deltascope compares biological structures in three dimensions in order to preserve spatial relationship data that is lost in maximum intensity projections (MIPs). In order to apply deltascope to a new biological structure, certain conditions must be satisfied:
- The gross morphology of the structure must be roughly consistent between samples.
- The x, y, and z dimensions of the structure cannot be too similar in extent. For example, in the spinal cord, the anterior-posterior axis is the longest and the medial-lateral axis is the smallest with the dorsal-ventral axis falling between these two dimensions. The different proportional sizes of these axes enables us to consistently align the structure in 3D space regardless of the sample’s orientation during image collection.
- The gross morphology of the structure can be described with a simple polynomial equation. For example, the spinal cord can be described by a line that falls at the midline of the medial-lateral axis: y = mx + b.
Most microscopes save data in their own proprietary data format: for example, Zeiss,
.lif. In order to ensure that image data is legible to all components of the workflow, files need to be converted to the HDF5 (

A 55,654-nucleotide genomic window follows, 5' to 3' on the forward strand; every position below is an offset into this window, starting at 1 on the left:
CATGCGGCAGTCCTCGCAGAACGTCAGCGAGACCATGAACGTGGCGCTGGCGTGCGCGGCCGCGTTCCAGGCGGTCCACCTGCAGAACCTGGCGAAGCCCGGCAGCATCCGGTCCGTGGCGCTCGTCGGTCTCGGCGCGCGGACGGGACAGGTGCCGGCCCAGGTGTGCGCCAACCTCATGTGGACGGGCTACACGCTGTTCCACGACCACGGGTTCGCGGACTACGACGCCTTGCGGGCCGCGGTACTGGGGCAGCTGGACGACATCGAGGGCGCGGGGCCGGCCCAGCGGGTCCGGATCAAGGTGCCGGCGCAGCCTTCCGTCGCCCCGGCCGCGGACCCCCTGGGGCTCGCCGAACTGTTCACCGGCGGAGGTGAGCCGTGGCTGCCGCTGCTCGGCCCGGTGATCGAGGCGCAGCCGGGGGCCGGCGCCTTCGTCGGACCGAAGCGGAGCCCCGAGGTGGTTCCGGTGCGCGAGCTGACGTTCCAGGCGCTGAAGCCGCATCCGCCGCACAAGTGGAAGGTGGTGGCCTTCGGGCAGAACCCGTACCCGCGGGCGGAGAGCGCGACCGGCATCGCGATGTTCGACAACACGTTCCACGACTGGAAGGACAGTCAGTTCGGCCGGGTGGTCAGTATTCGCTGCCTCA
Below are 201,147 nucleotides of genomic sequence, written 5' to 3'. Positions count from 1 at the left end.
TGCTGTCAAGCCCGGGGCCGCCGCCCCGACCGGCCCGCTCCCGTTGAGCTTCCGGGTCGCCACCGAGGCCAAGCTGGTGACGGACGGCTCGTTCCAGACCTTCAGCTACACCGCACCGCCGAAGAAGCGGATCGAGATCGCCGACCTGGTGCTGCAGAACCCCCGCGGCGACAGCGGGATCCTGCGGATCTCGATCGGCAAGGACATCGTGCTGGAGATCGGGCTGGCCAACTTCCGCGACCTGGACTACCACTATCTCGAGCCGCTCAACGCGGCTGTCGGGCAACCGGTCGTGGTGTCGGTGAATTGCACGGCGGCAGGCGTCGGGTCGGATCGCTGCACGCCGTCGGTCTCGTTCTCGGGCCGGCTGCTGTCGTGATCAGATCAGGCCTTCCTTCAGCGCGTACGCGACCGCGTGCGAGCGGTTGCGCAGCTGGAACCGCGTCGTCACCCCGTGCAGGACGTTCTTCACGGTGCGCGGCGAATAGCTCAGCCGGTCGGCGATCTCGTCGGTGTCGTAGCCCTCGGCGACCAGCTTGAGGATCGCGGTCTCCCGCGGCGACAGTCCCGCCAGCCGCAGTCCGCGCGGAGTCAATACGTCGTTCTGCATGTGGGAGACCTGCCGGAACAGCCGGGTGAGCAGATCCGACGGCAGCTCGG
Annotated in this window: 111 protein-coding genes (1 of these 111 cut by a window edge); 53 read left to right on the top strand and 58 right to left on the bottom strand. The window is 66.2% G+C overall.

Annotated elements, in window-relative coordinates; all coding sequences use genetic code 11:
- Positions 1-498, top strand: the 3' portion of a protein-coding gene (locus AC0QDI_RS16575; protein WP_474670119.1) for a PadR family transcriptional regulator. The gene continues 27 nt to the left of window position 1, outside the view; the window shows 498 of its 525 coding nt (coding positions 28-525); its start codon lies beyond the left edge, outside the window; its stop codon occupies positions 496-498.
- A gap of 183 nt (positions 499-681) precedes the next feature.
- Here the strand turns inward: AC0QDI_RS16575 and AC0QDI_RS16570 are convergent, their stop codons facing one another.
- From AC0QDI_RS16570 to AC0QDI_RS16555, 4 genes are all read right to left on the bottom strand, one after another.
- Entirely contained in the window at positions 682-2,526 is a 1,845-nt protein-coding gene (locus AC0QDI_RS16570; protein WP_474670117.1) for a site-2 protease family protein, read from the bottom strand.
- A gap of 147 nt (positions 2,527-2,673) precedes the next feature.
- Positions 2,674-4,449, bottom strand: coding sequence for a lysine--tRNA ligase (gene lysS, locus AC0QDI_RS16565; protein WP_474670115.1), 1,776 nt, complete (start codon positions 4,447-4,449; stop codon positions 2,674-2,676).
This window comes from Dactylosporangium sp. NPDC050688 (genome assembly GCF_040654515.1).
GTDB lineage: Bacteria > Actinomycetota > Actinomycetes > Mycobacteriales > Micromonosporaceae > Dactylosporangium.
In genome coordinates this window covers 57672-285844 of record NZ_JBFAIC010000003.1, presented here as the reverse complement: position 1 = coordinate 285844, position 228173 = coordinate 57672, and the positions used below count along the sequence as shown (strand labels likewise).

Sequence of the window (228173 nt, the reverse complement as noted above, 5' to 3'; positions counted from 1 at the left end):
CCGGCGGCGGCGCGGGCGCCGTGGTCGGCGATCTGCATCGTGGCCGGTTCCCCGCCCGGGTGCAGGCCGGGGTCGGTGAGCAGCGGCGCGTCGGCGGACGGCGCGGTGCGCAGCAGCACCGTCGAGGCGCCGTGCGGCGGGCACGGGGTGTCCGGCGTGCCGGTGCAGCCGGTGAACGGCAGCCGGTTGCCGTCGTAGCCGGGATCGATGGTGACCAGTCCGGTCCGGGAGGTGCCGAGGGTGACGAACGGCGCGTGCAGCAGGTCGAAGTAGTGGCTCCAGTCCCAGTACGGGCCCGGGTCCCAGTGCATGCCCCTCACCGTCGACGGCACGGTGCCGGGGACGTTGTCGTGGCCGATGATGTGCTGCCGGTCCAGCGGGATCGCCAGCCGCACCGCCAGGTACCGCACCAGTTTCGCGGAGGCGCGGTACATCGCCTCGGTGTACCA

.h5) format specified by ImageJ. This conversion can be easily executed in Fiji using the BioFormats plugin to import proprietary file formats and the HDF5 plugin to export HDF5 files. Multichannel collections need to be split into individual channels before being saved as HDF5 files, with coherent file names utilized to preserve file history.
Biological fluorescence microscopy data contains variation in signal intensity due to both biological and technical error. For example, the top of the sample is frequently brighter than the bottom because it is closer to the objective and also has not been as bleached by the collection of previous optical sections. If we were to try to select the set of points that represent ‘true signal’ by applying a single intensity threshold, points that represent background at the top of the stack may have the same intensity as points of true signal at the bottom of the stack.
We have implemented an adaptive thresholding protocol that avoids these challenges, utilizing the open-source software, Ilastik. This software uses machine learning principles in order to predict the likelihood that a particular pixel contains true signal. The probability is calculated based on user annotation of images, in which regions of true signal and background are labeled. This protocol allows the user to apply their domain knowledge of the sample in order to best distinguish signal from background. Tutorials describing how to install and implement Ilastiks pixel classification workflows are available on Ilastiks website.